Cover image for Time journeys : a search for cosmic destiny and meaning
Title:
Time journeys : a search for cosmic destiny and meaning
Author:
Halpern, Paul, 1961-
Personal Author:
Publication Information:
New York : McGraw-Hill, [1990]

©1990
Physical Description:
xv, 153 pages ; 23 cm
Language:
English
ISBN:
9780070257061

9780070257047
Format :
Book

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QB209 .H25 1990 Adult Non-Fiction Central Closed Stacks
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Reviews 2

Choice Review

Halpern's central focus in this work is the contrast between the linear and circular conceptions of time. Although his approach is firmly grounded in classical and modern physics, his treatment of the perplexing questions of time involve him in discussions of Indian and Greek philosophy, Christian theology, economics, and science fiction. His thesis is twofold: first, that many of the ancient debates on the nature and structure of time are still alive in theoretical physics and, second, that ultimately one's personal views on mortality must affect one's perspective on scientific models of time. The discussions are very brief, but the most illuminating are those of the work of cosmologists Stephen Hawking and Roger Penrose, and the distinction between continuous and atomistic time. As a popular work, this book stands alongside S.W. Hawking's A Brief History of Time (CH, Jul'88) and G.J. Whitrow's two books, What Is Time? (1972) and The Natural Philosophy of Time (1961; 2nd ed., CH, Jan'81). Undergraduate audiences as well as interested general readers. L. B. McHenry Wittenberg University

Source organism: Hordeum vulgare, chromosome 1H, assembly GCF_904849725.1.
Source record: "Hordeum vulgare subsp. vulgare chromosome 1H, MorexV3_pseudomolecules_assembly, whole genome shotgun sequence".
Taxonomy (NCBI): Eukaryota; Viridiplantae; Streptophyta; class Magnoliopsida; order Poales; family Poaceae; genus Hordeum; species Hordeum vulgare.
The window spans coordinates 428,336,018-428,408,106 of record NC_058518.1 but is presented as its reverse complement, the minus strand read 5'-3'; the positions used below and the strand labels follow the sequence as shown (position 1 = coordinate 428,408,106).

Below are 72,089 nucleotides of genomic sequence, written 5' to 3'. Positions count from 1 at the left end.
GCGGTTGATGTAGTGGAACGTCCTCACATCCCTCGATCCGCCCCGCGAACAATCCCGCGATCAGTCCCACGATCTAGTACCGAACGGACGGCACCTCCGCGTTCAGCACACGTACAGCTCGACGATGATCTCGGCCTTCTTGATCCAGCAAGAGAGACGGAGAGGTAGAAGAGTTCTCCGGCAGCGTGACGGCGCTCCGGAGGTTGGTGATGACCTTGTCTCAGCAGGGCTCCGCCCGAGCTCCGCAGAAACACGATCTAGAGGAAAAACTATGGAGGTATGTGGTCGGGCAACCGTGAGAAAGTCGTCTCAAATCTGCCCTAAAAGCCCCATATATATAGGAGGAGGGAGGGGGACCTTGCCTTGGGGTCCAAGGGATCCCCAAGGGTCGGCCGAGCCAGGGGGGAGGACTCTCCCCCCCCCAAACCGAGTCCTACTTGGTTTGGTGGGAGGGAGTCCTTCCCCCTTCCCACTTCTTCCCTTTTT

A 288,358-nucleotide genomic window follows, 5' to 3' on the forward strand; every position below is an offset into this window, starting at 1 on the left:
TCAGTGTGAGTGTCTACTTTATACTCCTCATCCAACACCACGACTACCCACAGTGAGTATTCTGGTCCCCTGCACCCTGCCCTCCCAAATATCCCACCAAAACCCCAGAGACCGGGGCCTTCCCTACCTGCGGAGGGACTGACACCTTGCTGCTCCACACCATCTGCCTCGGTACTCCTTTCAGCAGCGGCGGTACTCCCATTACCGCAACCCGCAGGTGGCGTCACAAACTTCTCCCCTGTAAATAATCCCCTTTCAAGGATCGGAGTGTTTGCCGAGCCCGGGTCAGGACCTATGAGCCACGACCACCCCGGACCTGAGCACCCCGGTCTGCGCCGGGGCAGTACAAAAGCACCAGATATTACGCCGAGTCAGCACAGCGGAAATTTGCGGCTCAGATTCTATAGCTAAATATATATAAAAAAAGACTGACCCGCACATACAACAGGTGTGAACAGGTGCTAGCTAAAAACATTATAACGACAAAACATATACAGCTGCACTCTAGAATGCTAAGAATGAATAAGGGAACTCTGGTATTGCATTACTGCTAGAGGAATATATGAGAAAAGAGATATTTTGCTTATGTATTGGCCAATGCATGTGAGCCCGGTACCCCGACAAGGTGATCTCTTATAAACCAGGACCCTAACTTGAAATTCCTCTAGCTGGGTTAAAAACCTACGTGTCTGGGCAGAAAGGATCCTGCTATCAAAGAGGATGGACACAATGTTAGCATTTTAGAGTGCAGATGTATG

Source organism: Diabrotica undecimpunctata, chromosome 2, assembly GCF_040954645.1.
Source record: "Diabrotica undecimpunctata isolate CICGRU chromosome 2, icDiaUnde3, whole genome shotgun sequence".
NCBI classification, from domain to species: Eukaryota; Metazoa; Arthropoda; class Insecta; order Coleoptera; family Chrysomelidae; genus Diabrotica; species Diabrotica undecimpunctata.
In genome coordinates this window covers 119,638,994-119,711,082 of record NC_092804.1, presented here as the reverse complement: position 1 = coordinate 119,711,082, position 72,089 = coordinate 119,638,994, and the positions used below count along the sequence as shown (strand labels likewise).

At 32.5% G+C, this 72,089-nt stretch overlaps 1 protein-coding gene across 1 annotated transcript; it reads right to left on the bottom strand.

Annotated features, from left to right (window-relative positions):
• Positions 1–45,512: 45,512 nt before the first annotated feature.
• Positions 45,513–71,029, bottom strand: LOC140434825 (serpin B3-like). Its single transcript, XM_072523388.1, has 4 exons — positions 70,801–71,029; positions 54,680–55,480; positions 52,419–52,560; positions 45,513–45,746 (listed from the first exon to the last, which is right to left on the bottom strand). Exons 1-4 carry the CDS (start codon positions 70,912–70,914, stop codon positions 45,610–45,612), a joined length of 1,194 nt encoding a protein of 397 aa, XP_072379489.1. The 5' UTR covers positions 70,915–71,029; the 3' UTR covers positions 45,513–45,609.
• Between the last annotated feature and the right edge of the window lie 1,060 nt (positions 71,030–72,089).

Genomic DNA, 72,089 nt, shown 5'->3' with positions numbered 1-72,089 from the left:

Choice Review

Halpern's central focus in this work is the contrast between the linear and circular conceptions of time. Although his approach is firmly grounded in classical and modern physics, his treatment of the perplexing questions of time involve him in discussions of Indian and Greek philosophy, Christian theology, economics, and science fiction. His thesis is twofold: first, that many of the ancient debates on the nature and structure of time are still alive in theoretical physics and, second, that ultimately one's personal views on mortality must affect one's perspective on scientific models of time. The discussions are very brief, but the most illuminating are those of the work of cosmologists Stephen Hawking and Roger Penrose, and the distinction between continuous and atomistic time. As a popular work, this book stands alongside S.W. Hawking's A Brief History of Time (CH, Jul'88) and G.J. Whitrow's two books, What Is Time? (1972) and The Natural Philosophy of Time (1961; 2nd ed., CH, Jan'81). Undergraduate audiences as well as interested general readers. L. B. McHenry Wittenberg University